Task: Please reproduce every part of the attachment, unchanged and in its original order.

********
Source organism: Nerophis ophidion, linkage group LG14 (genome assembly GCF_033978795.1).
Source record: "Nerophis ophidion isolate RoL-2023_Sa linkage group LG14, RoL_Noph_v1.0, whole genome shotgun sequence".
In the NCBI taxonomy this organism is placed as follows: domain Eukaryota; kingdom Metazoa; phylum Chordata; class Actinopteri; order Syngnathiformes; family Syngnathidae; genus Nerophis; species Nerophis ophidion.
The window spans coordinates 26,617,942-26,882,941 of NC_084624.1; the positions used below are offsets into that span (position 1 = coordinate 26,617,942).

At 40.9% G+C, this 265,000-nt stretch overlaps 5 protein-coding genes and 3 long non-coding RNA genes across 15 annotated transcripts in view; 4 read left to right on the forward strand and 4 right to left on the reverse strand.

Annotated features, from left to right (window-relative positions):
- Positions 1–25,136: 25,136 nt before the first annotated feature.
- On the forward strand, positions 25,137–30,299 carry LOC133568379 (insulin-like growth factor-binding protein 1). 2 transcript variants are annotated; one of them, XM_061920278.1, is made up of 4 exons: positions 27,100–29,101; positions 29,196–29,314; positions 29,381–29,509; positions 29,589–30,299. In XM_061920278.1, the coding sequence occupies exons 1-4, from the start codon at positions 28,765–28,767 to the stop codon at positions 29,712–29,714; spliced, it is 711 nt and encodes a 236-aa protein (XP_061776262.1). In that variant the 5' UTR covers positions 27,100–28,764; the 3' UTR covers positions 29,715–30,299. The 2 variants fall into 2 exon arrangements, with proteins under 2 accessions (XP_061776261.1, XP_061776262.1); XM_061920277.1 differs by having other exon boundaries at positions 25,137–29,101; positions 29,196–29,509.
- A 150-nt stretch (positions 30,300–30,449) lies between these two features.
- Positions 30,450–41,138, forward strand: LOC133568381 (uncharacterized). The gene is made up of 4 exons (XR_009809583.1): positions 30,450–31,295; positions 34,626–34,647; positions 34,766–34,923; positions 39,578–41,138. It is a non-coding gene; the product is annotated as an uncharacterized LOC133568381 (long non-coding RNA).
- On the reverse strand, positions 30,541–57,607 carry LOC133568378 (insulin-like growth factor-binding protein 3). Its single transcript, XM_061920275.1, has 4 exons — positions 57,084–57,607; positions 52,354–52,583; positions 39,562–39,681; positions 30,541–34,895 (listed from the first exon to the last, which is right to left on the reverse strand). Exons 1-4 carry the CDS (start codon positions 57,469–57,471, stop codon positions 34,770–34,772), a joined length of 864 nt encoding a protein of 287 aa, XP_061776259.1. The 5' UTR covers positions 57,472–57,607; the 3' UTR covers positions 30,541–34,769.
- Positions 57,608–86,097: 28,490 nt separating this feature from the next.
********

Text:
Source organism: Nerophis ophidion, linkage group LG14 (genome assembly GCF_033978795.1).
Source record: "Nerophis ophidion isolate RoL-2023_Sa linkage group LG14, RoL_Noph_v1.0, whole genome shotgun sequence".
In the NCBI taxonomy this organism is placed as follows: domain Eukaryota; kingdom Metazoa; phylum Chordata; class Actinopteri; order Syngnathiformes; family Syngnathidae; genus Nerophis; species Nerophis ophidion.
The window spans coordinates 26,617,942-26,882,941 of NC_084624.1; the positions used below are offsets into that span (position 1 = coordinate 26,617,942).

At 40.9% G+C, this 265,000-nt stretch overlaps 5 protein-coding genes and 3 long non-coding RNA genes across 15 annotated transcripts in view; 4 read left to right on the forward strand and 4 right to left on the reverse strand.

Annotated features, from left to right (window-relative positions):
- Positions 1–25,136: 25,136 nt before the first annotated feature.
- On the forward strand, positions 25,137–30,299 carry LOC133568379 (insulin-like growth factor-binding protein 1). 2 transcript variants are annotated; one of them, XM_061920278.1, is made up of 4 exons: positions 27,100–29,101; positions 29,196–29,314; positions 29,381–29,509; positions 29,589–30,299. In XM_061920278.1, the coding sequence occupies exons 1-4, from the start codon at positions 28,765–28,767 to the stop codon at positions 29,712–29,714; spliced, it is 711 nt and encodes a 236-aa protein (XP_061776262.1). In that variant the 5' UTR covers positions 27,100–28,764; the 3' UTR covers positions 29,715–30,299. The 2 variants fall into 2 exon arrangements, with proteins under 2 accessions (XP_061776261.1, XP_061776262.1); XM_061920277.1 differs by having other exon boundaries at positions 25,137–29,101; positions 29,196–29,509.
- A 150-nt stretch (positions 30,300–30,449) lies between these two features.
- Positions 30,450–41,138, forward strand: LOC133568381 (uncharacterized). The gene is made up of 4 exons (XR_009809583.1): positions 30,450–31,295; positions 34,626–34,647; positions 34,766–34,923; positions 39,578–41,138. It is a non-coding gene; the product is annotated as an uncharacterized LOC133568381 (long non-coding RNA).
- On the reverse strand, positions 30,541–57,607 carry LOC133568378 (insulin-like growth factor-binding protein 3). Its single transcript, XM_061920275.1, has 4 exons — positions 57,084–57,607; positions 52,354–52,583; positions 39,562–39,681; positions 30,541–34,895 (listed from the first exon to the last, which is right to left on the reverse strand). Exons 1-4 carry the CDS (start codon positions 57,469–57,471, stop codon positions 34,770–34,772), a joined length of 864 nt encoding a protein of 287 aa, XP_061776259.1. The 5' UTR covers positions 57,472–57,607; the 3' UTR covers positions 30,541–34,769.
- Positions 57,608–86,097: 28,490 nt separating this feature from the next.